The German Business Daily Handelsblatt published an excellent article entitled “Is It True That Savers Are the Banks’ Creditors?” on 25th March 2013, written by Norbert Häring.
Here you can read the translation:
Yes, that’s how our monetary system works – savers are the banks’ creditors. Anyone wanting to participate in payment transactions or save money without risk of fluctuation must give a bank credit – whether they like it or not.
Technically, deposit holders are the banks’ creditors, even if they don’t really want to lend the bank their money and only care for their deposits’ safety and liquidity.
Since savers are formally the banks’ creditors, it is technically correct to talk of the planned levy on Cypriot bank savings in terms of creditor participation in the bailout.
But only technically! Someone who merely uses their account for payment transactions can not be placed in the same category as the bank’s shareholders and bond owners.
The “saviors” of Cyprus have stung the Achilles’ heel of our financial system. This lies in the fact that there is no secure payments system. A banking sector that creates excessive credit on the back of its reliance on state guarantees will always also jeopardise the payments system and hence the whole economy’s ability to function.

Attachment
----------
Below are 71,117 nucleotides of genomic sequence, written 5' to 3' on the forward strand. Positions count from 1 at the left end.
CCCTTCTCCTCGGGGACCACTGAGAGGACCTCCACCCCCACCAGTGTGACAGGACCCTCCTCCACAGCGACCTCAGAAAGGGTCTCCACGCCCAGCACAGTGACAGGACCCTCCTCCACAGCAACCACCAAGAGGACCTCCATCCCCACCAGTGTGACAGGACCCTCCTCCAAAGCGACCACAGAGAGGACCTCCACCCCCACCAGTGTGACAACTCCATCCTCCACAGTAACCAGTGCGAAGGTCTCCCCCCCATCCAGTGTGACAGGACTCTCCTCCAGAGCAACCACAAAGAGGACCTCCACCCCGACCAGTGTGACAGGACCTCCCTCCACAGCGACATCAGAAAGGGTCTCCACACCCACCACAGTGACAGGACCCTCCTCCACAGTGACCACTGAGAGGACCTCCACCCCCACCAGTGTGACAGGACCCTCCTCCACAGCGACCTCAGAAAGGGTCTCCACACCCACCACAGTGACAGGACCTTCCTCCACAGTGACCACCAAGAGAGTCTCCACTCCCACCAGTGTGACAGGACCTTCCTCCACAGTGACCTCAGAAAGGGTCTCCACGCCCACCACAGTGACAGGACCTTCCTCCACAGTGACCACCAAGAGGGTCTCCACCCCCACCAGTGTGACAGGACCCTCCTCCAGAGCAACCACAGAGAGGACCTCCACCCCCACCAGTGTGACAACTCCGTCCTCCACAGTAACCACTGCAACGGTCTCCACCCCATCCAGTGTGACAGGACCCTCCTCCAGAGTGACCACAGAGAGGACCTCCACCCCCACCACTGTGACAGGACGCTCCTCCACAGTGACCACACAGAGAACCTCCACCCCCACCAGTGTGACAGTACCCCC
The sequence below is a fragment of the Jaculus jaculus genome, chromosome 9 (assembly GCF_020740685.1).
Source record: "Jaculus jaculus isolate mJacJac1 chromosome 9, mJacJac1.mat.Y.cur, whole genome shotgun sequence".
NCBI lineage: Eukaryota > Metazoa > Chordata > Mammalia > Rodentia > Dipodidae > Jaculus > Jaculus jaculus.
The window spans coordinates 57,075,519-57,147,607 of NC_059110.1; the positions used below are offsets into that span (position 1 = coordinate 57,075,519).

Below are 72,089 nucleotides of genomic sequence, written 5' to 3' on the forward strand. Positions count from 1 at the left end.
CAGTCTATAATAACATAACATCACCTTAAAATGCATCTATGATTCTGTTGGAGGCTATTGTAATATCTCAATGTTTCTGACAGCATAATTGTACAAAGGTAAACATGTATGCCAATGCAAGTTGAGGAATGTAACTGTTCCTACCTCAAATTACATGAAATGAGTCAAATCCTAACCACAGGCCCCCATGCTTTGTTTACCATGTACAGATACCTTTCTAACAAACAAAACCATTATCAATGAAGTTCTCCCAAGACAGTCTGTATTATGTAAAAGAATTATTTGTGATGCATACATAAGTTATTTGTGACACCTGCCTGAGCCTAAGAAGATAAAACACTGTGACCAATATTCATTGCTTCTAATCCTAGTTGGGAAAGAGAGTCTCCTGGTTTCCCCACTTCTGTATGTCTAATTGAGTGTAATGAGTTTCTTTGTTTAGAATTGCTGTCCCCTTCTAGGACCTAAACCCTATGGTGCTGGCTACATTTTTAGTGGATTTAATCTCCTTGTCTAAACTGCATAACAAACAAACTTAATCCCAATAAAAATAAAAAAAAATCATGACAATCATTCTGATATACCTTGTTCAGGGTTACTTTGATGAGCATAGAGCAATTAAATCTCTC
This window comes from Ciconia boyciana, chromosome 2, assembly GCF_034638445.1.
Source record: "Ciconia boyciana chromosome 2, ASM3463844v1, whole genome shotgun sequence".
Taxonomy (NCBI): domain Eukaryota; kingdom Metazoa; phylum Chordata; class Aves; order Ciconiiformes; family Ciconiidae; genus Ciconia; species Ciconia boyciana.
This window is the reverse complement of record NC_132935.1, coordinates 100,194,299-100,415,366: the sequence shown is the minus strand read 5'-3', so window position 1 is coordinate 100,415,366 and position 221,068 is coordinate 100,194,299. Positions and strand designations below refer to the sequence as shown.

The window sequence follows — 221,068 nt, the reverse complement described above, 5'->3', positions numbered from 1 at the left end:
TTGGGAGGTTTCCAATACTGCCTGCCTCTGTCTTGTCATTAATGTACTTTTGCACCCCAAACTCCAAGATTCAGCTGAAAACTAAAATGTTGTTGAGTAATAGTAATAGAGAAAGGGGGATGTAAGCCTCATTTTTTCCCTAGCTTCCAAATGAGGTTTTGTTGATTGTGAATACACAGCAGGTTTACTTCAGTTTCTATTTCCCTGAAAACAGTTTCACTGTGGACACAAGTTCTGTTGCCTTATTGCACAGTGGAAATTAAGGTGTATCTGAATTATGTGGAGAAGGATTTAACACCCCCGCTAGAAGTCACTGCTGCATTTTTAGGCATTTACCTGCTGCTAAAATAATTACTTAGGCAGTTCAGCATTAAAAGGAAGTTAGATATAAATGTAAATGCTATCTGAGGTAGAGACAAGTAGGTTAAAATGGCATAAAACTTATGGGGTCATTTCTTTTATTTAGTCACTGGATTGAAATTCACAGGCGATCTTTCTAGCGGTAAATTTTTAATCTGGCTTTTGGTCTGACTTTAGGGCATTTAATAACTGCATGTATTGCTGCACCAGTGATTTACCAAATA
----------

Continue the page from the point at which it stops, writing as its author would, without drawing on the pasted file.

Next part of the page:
The banks can indeed create digital money at will. However, if too many customers all at once took the banks at their word, the assurance that this money is as good as legal tender and equivalent to credit from the central bank could not be held. For while they can create digital money, banks cannot produce hard cash. The system, then, relies on blind trust in the banks, or at least in the guarantee of their deposits.
The demand to expropriate the savers in Cyprus will sooner or later take its toll on this questionable system. For a start, it will lead to a situation where problems in the future will have to be countered with earlier and bigger bailouts in order to prevent a run of suspicious people on ATMs.
In the long term, this will hopefully put on the pressure to come up with a better arrangement, one in which the payments system no longer depends on the banks’ solidarity.
The only requirement for this to happen is that deposits on current accounts, as well as securities, remain the customers’ property and cease to function as involuntary loans to the banks. That way they would be unaffected by bank bankruptcies, so that in case of a crisis, the state would no longer be forced to bail out banks just to safeguard the payments system. It would be a small change with very wide-reaching effects.
Translated from the German by Yannis Tsitsovits.